It’s common knowledge that distracted driving can cause serious injury and death. What’s not as well known is that you can also be at risk on your way to the operating room—even if you’re not the one distracted by your phone.
How many times have you walked into a store or restaurant and seen employees on their phones while working? If you are equally attached to your smartphone, then you probably don’t mind, but what would you think if the doctor in charge of your upcoming operation checks their device while your life is in their hands?
It really happens. In April 2011, a 61-year-old woman checked into a Dallas hospital for an operation to correct an irregular heartbeat. It was a routine procedure, but she died 10 hours later. Her family alleged that the anesthesiologist had been using his iPad to send texts and check email during the surgery, resulting in a level of distraction that contributed to her death.
In one survey, some medical personnel admitted to seeing colleagues hide their phone in a drawer and check it when they think no one is looking. In other cases, surgeons openly took calls in the operating room. In a survey of over 400 medical technicians, 55% of the technicians who monitor bypass machines admitted to talking on their phones during surgery and half admitted to texting. Approximately 40% said they believed that smartphone use in the operating room was always unsafe, but admitted to doing it anyway.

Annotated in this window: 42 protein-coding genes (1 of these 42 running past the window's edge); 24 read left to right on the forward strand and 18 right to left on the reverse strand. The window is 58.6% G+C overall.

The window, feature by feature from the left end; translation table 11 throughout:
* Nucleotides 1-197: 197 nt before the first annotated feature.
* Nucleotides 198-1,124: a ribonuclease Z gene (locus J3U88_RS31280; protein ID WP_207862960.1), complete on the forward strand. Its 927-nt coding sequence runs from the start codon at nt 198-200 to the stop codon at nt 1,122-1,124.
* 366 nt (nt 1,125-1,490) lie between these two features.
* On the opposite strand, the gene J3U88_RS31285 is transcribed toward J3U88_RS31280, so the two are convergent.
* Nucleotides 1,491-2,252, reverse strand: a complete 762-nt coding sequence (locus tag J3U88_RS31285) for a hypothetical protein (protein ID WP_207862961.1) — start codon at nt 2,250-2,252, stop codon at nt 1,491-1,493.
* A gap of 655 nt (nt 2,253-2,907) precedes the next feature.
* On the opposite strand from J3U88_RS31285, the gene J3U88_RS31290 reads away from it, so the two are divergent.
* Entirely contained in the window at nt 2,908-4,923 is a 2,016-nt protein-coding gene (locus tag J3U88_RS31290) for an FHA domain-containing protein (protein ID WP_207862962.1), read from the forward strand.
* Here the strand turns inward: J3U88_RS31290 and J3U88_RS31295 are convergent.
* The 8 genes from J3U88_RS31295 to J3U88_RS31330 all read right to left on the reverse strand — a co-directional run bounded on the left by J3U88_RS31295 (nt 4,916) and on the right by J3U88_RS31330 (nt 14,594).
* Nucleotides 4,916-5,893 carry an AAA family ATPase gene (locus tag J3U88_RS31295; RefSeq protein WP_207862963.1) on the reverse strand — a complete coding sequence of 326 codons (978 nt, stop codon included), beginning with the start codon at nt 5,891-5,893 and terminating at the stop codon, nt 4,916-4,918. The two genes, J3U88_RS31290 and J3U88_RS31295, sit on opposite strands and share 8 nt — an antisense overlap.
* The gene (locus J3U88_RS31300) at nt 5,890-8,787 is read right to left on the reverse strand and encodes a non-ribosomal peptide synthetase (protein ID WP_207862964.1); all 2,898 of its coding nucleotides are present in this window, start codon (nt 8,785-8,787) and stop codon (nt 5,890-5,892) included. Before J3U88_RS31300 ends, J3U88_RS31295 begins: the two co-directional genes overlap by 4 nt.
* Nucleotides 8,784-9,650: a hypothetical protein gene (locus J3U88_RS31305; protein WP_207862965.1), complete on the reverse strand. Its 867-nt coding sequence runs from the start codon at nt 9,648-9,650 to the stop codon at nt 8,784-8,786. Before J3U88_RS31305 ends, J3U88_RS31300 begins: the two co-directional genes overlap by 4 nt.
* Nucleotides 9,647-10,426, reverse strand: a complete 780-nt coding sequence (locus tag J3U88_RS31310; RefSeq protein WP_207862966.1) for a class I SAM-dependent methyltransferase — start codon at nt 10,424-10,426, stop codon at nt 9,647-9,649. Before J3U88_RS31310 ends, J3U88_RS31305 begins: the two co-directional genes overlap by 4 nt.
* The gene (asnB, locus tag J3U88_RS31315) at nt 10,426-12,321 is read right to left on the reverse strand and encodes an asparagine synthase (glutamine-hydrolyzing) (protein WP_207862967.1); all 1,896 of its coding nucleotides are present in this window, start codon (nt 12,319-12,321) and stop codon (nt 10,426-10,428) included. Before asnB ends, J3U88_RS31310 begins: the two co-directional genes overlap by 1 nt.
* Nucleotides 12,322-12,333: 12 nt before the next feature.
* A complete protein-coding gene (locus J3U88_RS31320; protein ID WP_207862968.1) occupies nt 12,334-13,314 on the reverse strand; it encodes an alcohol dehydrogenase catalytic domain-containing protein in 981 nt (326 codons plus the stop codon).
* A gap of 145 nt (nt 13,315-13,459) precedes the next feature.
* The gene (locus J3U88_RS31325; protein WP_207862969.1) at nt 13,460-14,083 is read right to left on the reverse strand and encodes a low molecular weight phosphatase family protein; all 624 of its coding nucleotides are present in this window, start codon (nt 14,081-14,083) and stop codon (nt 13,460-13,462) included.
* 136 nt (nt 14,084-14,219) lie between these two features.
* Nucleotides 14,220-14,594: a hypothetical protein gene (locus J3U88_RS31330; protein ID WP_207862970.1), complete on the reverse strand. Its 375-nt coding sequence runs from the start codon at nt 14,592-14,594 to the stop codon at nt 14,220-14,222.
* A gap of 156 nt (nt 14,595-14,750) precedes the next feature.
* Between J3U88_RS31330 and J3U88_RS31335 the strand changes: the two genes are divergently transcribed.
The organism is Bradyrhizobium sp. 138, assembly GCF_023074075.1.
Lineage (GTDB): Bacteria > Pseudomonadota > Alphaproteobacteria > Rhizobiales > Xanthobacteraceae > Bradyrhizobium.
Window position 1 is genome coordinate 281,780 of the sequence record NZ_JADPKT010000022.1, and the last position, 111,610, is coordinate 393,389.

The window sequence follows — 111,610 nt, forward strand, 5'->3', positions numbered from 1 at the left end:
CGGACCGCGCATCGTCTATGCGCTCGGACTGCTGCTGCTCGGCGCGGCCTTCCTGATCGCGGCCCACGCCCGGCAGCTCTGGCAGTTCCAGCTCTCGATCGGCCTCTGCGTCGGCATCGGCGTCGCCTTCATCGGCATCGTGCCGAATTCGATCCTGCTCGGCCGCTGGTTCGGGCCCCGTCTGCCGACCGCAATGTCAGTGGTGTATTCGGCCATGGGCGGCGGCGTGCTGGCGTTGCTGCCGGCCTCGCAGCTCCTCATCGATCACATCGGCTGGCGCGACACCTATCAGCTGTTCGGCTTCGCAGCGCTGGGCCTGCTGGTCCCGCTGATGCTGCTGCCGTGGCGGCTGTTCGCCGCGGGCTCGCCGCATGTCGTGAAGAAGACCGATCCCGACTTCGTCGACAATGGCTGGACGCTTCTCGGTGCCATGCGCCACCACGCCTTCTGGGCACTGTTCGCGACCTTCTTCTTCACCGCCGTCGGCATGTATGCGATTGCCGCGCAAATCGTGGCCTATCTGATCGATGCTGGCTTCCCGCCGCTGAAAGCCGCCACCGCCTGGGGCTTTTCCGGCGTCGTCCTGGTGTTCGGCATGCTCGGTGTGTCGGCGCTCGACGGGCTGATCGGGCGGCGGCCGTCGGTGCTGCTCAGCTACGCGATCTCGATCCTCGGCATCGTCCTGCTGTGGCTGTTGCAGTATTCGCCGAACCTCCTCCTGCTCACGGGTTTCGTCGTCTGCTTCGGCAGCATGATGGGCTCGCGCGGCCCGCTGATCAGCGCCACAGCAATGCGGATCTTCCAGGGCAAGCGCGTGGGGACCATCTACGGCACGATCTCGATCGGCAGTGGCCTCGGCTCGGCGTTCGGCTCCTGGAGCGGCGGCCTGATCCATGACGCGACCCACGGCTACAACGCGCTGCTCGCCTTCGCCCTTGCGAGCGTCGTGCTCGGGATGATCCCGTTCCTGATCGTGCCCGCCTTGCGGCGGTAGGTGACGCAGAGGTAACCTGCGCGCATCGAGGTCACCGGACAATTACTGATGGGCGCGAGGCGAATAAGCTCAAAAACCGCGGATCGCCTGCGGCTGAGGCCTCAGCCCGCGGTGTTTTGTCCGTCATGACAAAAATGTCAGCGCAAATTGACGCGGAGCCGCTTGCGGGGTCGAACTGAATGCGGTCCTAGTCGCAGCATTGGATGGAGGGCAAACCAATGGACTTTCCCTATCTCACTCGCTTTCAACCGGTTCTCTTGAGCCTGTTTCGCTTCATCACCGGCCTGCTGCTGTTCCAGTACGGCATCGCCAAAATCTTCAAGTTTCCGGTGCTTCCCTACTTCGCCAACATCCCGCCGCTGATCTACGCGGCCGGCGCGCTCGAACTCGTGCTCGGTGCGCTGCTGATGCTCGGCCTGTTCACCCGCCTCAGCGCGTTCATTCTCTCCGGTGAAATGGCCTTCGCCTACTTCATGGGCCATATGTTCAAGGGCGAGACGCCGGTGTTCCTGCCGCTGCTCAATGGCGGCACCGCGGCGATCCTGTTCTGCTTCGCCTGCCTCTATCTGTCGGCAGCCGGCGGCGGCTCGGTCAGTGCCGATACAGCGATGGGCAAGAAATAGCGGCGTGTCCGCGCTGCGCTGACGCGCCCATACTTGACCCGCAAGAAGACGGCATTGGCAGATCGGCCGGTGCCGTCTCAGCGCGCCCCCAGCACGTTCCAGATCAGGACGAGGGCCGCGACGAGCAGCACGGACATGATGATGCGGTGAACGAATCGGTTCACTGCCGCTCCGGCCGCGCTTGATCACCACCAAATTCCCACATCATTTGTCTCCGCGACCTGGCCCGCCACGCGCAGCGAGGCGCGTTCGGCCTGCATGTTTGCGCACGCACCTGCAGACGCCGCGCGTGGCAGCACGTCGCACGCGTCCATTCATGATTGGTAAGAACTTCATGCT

This response is similar to what distracted drivers say after an accident. They know that texting and driving is not safe, but they do it anyway and simply hope that nothing goes wrong. They’re aware of the risk, but the allure of their smartphone is too strong.
Some doctors defend the presence of cell phones in the operating room by saying that they are loaded with medical apps containing information that surgeons may need during a procedure. They also say that the ability to access patient records quickly on their phone is beneficial if a complication arises during surgery.
According to a 2016 study by the Johns Hopkins University School of Medicine, medical errors are now the third-leading cause of death in the U.S. It estimated that every year 250,000 people suffer from the effects of medical errors, and one has to wonder if smartphone usage is to blame.
When a doctor uses their smartphone during a critical medical procedure, the potential consequences are huge. You could experience life-changing injuries during a single second of distraction. If this happens to you, then contact a New York personal injury attorney who can protect your legal rights and hold that medical professional responsible for their deliberate oversight. Jayson Lutzky is a medical malpractice and personal injury attorney with an office in the Morris Park neighborhood of the Bronx, New York. He offers free in-person initial consultations and his office can be reached at 718-329-9500. Mr. Lutzky has over 35 years of legal experience and has helped many clients recover cash settlements to pay medical bills and compensate them for lost wages and pain and suffering after suffering from medical malpractice.